Difference between revisions of "Limit"

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[[Image:EvaluatingLimitsDiff1.PNG|350px]]
 
[[Image:EvaluatingLimitsDiff1.PNG|350px]]
  
<math>f(x)=\left\{\begin{matrix} {x}^2, & \mbox{if }x\ne 0 \\  \\ 1, & \mbox{if }x=0. \end{matrix}\right.</math> (as pictured below)
+
<math>f(x)=\left\{\begin{matrix} {x}^2, & \mbox{if }x\ne 0 \\  \\ 1, & \mbox{if }x=0. \end{matrix}\right.</math> (as pictured above)
  
 
==Rigorous Definition of Limit==
 
==Rigorous Definition of Limit==

Revision as of 12:12, 25 June 2009

A limit is the behavior of a function as its inputs approach arbitrarily close to a given value.

Limits are written in the following form:

 \lim_{x \to a}f(x) = L

The expression above states that when x\, approaches arbitrarily close to a\,, the function f(x)\, becomes arbitrarily close to the value L\,, which is called the limit.

Informal Definition

We can examine the limit of a simple continuous function,  f(x)=x^2 \,.

The limit at x=0 of f(x) = x^2 would pretty clearly be 0, since f(0)=0.

Indeed for this function,  \lim_{x \to a}f(x) = f(a)  \,. But this is a special case, in the majority of limits cannot be solved in this manner.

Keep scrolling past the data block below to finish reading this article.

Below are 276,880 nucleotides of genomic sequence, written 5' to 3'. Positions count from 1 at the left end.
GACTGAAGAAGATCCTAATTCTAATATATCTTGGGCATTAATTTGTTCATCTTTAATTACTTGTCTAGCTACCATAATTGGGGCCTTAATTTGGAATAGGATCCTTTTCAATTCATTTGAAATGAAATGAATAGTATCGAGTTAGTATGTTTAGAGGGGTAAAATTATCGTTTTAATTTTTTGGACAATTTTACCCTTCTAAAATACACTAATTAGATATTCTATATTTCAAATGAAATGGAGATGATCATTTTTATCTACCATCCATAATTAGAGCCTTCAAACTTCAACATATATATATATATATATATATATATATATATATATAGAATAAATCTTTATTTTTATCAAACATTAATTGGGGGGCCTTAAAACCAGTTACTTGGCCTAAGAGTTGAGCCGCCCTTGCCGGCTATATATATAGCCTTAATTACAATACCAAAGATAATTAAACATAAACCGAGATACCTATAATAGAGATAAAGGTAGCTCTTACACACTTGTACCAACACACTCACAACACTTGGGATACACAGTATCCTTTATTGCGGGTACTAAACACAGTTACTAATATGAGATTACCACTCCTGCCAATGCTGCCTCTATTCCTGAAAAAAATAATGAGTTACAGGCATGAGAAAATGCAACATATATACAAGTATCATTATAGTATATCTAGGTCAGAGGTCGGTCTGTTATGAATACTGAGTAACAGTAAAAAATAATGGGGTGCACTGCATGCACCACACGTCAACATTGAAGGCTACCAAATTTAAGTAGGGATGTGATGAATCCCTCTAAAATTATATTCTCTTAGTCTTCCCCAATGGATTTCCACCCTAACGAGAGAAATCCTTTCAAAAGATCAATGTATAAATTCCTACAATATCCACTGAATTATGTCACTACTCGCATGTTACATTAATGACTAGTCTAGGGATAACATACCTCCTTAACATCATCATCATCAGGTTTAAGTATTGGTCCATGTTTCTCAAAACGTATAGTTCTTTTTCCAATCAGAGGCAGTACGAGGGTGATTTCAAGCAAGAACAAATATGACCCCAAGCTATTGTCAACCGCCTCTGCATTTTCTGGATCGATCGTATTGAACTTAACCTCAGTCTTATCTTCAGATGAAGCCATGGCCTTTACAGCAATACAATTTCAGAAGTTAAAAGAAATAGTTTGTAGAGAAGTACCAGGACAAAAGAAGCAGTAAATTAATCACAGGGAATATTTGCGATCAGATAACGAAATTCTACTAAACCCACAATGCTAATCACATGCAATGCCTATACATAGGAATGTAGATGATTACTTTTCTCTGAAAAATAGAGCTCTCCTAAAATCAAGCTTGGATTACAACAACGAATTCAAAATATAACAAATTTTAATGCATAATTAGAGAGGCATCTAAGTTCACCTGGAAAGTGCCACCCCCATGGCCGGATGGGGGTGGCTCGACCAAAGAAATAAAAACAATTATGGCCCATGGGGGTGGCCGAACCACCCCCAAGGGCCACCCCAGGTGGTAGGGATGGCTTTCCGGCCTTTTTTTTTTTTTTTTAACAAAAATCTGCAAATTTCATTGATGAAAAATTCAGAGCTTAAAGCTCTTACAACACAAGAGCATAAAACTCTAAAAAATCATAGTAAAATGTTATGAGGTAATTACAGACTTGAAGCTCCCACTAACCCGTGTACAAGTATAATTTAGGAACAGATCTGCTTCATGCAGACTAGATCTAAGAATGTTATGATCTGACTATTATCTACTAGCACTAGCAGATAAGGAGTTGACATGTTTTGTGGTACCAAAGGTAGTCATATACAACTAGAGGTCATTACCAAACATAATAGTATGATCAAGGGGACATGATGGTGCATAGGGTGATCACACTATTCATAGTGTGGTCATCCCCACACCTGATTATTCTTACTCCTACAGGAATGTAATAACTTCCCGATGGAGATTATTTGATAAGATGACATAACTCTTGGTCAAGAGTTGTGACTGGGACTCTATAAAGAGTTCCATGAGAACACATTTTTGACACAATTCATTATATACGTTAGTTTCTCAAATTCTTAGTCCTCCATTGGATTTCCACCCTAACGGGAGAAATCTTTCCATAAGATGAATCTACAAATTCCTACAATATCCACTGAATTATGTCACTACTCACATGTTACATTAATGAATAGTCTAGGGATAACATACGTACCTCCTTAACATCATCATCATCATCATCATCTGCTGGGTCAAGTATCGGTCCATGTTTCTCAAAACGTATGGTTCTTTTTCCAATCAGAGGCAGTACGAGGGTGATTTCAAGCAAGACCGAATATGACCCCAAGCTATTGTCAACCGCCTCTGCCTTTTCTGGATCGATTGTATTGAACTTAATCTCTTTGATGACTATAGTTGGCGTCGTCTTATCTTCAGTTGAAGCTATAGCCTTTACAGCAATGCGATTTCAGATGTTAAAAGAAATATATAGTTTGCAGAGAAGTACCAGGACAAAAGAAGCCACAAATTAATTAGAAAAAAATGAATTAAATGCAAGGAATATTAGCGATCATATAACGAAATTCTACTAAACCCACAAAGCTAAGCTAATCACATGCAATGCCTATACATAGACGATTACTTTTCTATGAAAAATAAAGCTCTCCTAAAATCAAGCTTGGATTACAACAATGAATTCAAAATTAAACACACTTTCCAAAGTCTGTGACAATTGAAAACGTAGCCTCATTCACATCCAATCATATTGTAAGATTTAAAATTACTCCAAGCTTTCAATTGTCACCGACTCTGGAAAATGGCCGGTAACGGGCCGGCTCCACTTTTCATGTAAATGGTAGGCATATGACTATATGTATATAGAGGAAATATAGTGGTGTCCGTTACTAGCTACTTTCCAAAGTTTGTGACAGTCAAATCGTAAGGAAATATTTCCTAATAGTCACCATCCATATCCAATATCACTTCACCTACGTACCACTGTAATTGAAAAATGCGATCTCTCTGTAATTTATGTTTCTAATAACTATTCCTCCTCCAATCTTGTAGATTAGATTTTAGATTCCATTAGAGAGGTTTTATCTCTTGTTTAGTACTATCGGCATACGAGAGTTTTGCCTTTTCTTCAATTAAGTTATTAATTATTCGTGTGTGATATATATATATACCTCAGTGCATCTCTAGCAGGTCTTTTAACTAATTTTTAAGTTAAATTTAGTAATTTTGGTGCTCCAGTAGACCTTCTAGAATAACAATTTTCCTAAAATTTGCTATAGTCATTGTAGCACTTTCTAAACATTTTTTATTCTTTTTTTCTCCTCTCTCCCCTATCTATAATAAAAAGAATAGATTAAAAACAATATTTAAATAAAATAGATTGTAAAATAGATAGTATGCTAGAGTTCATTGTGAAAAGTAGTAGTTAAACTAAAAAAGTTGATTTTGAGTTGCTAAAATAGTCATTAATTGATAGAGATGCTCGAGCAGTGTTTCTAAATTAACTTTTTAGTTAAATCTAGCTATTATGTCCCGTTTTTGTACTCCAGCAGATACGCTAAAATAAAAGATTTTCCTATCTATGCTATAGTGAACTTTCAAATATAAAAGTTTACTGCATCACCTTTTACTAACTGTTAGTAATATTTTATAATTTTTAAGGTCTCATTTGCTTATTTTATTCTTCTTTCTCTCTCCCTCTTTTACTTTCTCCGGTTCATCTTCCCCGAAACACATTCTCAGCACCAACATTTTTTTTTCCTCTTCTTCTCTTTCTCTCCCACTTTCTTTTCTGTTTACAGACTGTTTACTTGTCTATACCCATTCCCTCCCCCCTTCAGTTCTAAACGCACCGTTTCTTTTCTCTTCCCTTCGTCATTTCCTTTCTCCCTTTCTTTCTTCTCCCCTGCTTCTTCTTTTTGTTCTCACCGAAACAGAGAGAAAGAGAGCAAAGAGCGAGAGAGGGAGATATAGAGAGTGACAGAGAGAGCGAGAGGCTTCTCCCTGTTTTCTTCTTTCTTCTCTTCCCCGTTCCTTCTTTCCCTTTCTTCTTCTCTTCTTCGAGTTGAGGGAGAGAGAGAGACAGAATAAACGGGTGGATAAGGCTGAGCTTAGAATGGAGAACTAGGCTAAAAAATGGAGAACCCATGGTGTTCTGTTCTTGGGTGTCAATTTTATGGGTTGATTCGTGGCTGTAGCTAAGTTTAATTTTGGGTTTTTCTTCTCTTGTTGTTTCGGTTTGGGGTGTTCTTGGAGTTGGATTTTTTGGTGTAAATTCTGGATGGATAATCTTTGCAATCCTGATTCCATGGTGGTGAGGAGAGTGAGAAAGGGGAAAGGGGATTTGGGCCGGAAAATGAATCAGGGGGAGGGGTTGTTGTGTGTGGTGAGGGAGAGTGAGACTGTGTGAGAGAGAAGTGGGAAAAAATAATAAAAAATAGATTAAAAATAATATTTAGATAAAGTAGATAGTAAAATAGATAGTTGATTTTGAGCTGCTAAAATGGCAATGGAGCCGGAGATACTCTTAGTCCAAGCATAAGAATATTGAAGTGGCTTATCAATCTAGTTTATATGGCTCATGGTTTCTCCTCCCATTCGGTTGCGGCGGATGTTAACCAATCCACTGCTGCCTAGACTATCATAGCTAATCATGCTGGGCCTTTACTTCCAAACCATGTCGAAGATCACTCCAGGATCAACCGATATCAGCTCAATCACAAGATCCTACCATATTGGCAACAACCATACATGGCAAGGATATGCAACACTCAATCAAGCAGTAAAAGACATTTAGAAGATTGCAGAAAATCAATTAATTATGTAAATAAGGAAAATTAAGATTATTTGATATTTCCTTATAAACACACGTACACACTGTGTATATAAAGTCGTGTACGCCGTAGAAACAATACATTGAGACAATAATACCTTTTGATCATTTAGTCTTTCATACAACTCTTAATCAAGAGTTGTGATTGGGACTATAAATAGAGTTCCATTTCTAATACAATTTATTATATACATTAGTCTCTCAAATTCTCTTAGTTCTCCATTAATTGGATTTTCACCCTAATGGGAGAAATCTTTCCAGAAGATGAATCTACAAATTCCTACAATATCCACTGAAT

For a very different example; given

f(x)=\left\{\begin{matrix} {x}^2, & \mbox{if }x\ne 0 \\  \\ 1, & \mbox{if }x=0. \end{matrix}\right. (as pictured below)

SimpleParabola.png

The limit of f(x)\, because x approaches 0 is 0 (just as in f(x)\,), but \lim_{x\to 0}f(x)\neq f(0); f(x) is not continuous at x = 0 (as shown on the right).

In other cases a limit can fail to exist, as approaching the limit from different sides produces conflicting values.

Here we look at one such case:

EvaluatingLimitsDiff1.PNG

f(x)=\left\{\begin{matrix} {x}^2, & \mbox{if }x\ne 0 \\  \\ 1, & \mbox{if }x=0. \end{matrix}\right. (as pictured above)

Rigorous Definition of Limit

This definition is more appropriate for 2nd year calculus students and higher.

The original statement \lim_{x \to a}f(x) = L now means that given any \varepsilon > 0 , a  \delta > 0 \, exists such that if 0 < |x-a| < \delta \,, then |f(x)-L|< \varepsilon  .

Limit.png


We use the definition as follows to prove for the function f(x) = 3x-1 \,, \lim_{x \to 2}f(x) = 5

Given any \delta\,, we choose a \varepsilon\, such that \delta \leq \varepsilon/3

If |x-2|<\delta\,, we can derive |f(x)-5|<3\delta\,.

3|x-2|<3\delta\,

|3x-6|<3\delta\,

|f(x)-5|<3\delta\,

3\delta \leq 3*\varepsilon/3 = \varepsilon\,

Thus \lim_{x \to 2}f(x) = 5

Properties of Limits

The limit of a sum of two functions is equal to the sum of the limits of the functions.

 \lim (f(x)+g(x)) = \lim f(x) + \lim g(x)

The limit of a difference between two functions is equal to the difference between the limits of the functions.

 \lim (f(x)-g(x)) = \lim f(x) - \lim g(x)

The limit of a product of two functions is equal to the product of the limits of the functions.

 \lim (f(x)*g(x)) = \lim f(x) * \lim g(x)

The limit of a quotient of two functions is equal to the quotient of the limits of the functions (assuming a non-zero denominator).

 \lim (\frac{f(x)}{g(x)}) = \frac{\lim f(x)}{\lim g(x)}